Six Cylinder XK Engine 1948 – 1992
World War Two put a stop to private vehicle production and all manufacturers turned to war work. SS Cars was no exception and they repaired aircraft as well as supplying sidecars and trailers to the armed forces. William Lyons started planning a 100 mph saloon that would be available post-war which would need a new, more powerful, engine that would set a new standard in power plants and he also understood the importance of it looking attractive. Lyons was fortunate to have three very talented engineers working for him: William Heynes, Walter Hassan and Claude Baily. They spent the hours during fire-watching duties discussing the requirements and planning a series of engines. In the pre-war years the small four-cylinder 1½ litre saloon sold in larger numbers than the six-cylinder 2½ litre and 3½ litre models. Lyons foresaw a period of post-war austerity when there would be a greater demand for a smaller engine car. Consequently, both four and six cylinder versions were envisaged.
At the end of the war Jaguar Cars already had running a four-cylinder engine with a three-bearing crankshaft, a bore and stoke of 76 x 98 mm giving a capacity of 1,790 cc. The testing on the 4 cylinder engine allowed them to develop the overall layout of: twin overhead cams, two valves per cylinder, hemispherical combustion chambers, polished cam covers, fuelled by twin SU carburettors.
A six-cylinder version of the XK engine was also developed, initially with a bore and stroke of 83 x 98 mm for a capacity of 3,181 cc. This was run for the first time on 15 September 1947 giving a power output of 142 bhp at 5,000 rpm. The six-cylinder layout proved better and smoother than the four cylinder and development work concentrated on this version. The 3.2 litre six-cylinder engine offered no increase in power over the 3.5 litre pushrod engine that was already in use by Jaguar. The stroke was lengthened to 106 mm to give a swept volume of 3,442 cc and power increased to 160 bhp at 5,000 rpm. Jaguar now had a smooth-running, six-cylinder, double overhead camshaft (DOHC) engine and this was put into production.
The Mark VII saloon wasn’t ready for the 1948 London Motor Show so in a remarkably short time Lyons, assisted by Fred Gardner and William Heynes produced a low, two-seat, modern-looking and very stylish sports car – the XK120. This was powered by a 3.4 litre ‘XK120’ engine with twin SU carburettors.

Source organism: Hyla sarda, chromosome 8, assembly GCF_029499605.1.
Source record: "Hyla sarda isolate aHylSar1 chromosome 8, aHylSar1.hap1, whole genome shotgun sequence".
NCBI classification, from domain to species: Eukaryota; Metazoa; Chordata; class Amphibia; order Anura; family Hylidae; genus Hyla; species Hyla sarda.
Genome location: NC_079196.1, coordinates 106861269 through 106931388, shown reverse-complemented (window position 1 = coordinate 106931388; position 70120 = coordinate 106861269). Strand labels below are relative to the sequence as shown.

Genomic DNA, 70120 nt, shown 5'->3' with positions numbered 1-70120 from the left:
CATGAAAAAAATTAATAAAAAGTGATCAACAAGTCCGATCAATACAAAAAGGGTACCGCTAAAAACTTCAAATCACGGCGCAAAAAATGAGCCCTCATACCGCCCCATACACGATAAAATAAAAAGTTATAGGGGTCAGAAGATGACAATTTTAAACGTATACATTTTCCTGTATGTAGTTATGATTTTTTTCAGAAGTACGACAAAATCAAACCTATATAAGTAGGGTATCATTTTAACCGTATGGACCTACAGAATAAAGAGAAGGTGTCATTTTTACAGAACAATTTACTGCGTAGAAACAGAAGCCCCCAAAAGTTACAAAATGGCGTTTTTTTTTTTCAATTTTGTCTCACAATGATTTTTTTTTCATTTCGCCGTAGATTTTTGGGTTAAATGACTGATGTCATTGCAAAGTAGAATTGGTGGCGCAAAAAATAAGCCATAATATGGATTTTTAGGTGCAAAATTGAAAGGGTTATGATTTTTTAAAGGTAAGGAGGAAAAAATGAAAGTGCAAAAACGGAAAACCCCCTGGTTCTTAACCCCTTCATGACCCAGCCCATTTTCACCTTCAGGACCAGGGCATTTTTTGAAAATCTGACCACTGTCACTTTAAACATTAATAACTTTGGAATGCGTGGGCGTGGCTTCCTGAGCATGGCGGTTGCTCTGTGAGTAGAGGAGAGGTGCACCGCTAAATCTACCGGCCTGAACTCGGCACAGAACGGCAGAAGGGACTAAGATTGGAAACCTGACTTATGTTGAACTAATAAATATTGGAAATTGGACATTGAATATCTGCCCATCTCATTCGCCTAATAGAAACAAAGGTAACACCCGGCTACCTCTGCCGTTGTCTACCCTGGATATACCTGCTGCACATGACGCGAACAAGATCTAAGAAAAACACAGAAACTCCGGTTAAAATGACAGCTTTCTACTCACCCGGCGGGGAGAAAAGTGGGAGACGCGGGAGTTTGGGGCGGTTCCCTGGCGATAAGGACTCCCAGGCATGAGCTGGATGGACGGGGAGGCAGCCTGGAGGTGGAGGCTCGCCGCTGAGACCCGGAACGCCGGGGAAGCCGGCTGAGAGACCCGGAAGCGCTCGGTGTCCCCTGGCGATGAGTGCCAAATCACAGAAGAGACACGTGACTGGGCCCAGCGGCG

The XK engine would go on to power the Mark VII when it was launched at the 1950 Motor Show and many other Jaguar and Daimler cars for the next 40 years.
Development work on the six-cylinder version continued and even while the unit was in production it was being modified and improved. Successes with the 3.4 litre XK-powered C-types at Le Mans increased Jaguar’s global sales and gave Jaguar an increase in revenue that enabled the development of a smaller saloon.
The 4 cylinder version of the XK engine was never considered smooth enough to power the smaller saloons and work commenced on shrinking the dimensions of the six cylinder XK engine. In July 1951, tests were run on an engine with a bore and stroke of 88 x 66 mm for a capacity of 1,986 cc. Figures record 113 bhp at 6,000 rpm, not quite what was hoped for by Jaguar. However, by early 1954, an engine with a bore and stroke of 83 x 76 mm for a capacity of 2,483 cc was producing 155 bhp at 6,000 rpm on the test bench. This was ideal for the small unitary construction saloon that was nearing completion and gave the options of the 2.4 and 3.4 litre engines.
This remarkable engine showed no signs of ageing and a 3.8 litre version was used by the very successful racing D-types in 1956. This was used in the XK150S, the Mark IX saloon and for the 1961 E-type and Mark X saloon when it was fitted with triple 2” SU carburettors.
By the mid-1960s Jaguar Cars were working on a new saloon and wanted more power from the XK, so the engine was further enlarged to 4.2 litres, again with triple SUs, and first unveiled for the E-type and 420/420G saloons in 1966.
In 1968 the new Jaguar XJ6 saloon was announced with the 4.2-litre engine and quickly established new standards across the automotive industry.
By now well over 250,000 XK engines had been manufactured and it was to remain in production to power the new generation of Jaguars throughout the 1970s and 1980s.
What had begun during the long hours of fire watches during the war had progressed through several designs and re-designs to become one of the world’s truly great engines. While Jaguar had enlarged the XK to 4.2 litres many enterprising engineers and race drivers would expand their XKs to even greater capacity. Initially the engine used SU carburettors and also for some applications the Zenith-Stromberg was fitted, especially in the E-type for federal markets, but by the end of its life Lucas and Bosch fuel-injection systems had been developed for installation.
Other applications for the unit were considered by Jaguar and one of them was to adapt the 4.2-litre XK for military use. Having passed stringent trials by the Army the XK was chosen for fitting to the Alvis Scorpion range of light tanks and tracked armoured vehicles.
The Scorpion, Scimitar, Samaritan and Samson army vehicles with Jaguar AJ60 (XK) engines have seen operational duty in Croatia, Bosnia, the Falklands and Iraq.
The Jaguar XK engine may be over seventy years old and long out of production, almost 700,000 were built and specialists around the globe still rebuild, restore and fettle the adaptable engine for enthusiasts, collectors and every day owners who never cease to marvel at the power – and the distinctive sound – of a well-tuned six-cylinder XK engine.
The last production XK engine was installed in the last Daimler DS420 Limousine built at Browns Lane in 1992 – L420 YAC – now in the Jaguar Daimler Heritage Trust’s Collection.
Author: François Prins
© Text and Images – Jaguar Daimler Heritage Trust